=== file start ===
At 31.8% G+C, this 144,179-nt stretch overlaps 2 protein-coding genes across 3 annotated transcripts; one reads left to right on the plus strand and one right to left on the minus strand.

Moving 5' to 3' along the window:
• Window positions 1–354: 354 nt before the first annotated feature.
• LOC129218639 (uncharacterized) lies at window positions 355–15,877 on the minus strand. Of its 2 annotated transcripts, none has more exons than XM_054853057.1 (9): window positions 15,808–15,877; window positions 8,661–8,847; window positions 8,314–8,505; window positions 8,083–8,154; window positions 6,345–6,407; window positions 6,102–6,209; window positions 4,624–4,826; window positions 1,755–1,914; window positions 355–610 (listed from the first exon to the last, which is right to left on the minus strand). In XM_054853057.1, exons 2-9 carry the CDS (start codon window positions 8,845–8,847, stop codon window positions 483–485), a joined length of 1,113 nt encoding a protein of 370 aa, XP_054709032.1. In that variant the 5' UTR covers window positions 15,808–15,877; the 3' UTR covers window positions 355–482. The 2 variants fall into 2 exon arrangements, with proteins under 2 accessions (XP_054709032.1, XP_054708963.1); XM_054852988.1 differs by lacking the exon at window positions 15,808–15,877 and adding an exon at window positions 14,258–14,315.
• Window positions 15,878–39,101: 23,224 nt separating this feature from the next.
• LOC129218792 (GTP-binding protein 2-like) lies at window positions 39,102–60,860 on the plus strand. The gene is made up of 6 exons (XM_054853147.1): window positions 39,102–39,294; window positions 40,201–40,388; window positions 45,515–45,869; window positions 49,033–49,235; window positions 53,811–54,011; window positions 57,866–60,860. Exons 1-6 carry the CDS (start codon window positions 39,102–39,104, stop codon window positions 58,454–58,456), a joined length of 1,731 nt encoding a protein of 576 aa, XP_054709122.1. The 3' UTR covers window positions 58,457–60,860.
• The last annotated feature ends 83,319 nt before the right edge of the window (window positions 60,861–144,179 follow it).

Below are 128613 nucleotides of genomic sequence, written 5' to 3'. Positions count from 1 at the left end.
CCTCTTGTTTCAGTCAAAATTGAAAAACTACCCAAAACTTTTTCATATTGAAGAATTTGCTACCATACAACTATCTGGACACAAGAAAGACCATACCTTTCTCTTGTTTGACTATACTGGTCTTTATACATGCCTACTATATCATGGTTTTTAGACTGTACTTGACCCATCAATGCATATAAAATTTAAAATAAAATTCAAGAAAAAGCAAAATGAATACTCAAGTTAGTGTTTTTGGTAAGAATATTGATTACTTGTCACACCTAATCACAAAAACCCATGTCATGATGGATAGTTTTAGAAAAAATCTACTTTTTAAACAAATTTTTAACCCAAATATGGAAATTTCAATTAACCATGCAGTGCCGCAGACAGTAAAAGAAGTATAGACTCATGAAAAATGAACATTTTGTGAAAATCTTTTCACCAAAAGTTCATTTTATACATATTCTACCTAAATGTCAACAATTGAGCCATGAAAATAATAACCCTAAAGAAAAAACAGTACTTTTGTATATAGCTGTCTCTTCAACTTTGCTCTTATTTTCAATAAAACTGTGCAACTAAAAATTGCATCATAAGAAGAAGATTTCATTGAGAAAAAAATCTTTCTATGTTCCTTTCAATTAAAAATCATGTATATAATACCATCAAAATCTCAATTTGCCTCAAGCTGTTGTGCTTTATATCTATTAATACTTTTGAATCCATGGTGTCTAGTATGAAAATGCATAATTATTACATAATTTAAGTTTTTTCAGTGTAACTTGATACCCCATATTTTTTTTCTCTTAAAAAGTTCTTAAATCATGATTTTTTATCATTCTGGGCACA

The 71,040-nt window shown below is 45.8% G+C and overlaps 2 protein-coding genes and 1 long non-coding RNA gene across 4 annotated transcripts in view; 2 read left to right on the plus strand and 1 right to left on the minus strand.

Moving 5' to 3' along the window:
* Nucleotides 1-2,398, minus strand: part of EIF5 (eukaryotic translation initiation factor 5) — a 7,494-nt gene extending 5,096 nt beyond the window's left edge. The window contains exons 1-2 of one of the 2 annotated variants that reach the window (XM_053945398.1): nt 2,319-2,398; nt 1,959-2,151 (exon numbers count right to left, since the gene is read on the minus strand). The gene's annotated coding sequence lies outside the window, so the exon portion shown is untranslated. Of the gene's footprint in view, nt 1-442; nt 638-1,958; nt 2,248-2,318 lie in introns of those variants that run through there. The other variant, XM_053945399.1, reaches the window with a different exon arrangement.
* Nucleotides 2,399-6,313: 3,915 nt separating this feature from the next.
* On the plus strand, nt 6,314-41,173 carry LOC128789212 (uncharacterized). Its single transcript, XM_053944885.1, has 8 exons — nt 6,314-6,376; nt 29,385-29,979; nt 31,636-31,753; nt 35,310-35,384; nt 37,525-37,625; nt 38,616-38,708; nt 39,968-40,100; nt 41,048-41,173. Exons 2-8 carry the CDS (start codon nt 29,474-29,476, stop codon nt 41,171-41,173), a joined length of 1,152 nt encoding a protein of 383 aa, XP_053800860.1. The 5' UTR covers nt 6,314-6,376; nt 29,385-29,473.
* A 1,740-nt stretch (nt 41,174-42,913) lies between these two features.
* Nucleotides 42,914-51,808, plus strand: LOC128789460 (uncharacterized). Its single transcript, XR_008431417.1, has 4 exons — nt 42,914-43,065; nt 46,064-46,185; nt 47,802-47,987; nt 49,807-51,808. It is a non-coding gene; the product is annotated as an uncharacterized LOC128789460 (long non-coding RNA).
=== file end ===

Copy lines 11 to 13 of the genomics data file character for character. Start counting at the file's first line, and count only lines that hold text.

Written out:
Moving 5' to 3' along the window:
* Nucleotides 1-2,398, minus strand: part of EIF5 (eukaryotic translation initiation factor 5) — a 7,494-nt gene extending 5,096 nt beyond the window's left edge. The window contains exons 1-2 of one of the 2 annotated variants that reach the window (XM_053945398.1): nt 2,319-2,398; nt 1,959-2,151 (exon numbers count right to left, since the gene is read on the minus strand). The gene's annotated coding sequence lies outside the window, so the exon portion shown is untranslated. Of the gene's footprint in view, nt 1-442; nt 638-1,958; nt 2,248-2,318 lie in introns of those variants that run through there. The other variant, XM_053945399.1, reaches the window with a different exon arrangement.
* Nucleotides 2,399-6,313: 3,915 nt separating this feature from the next.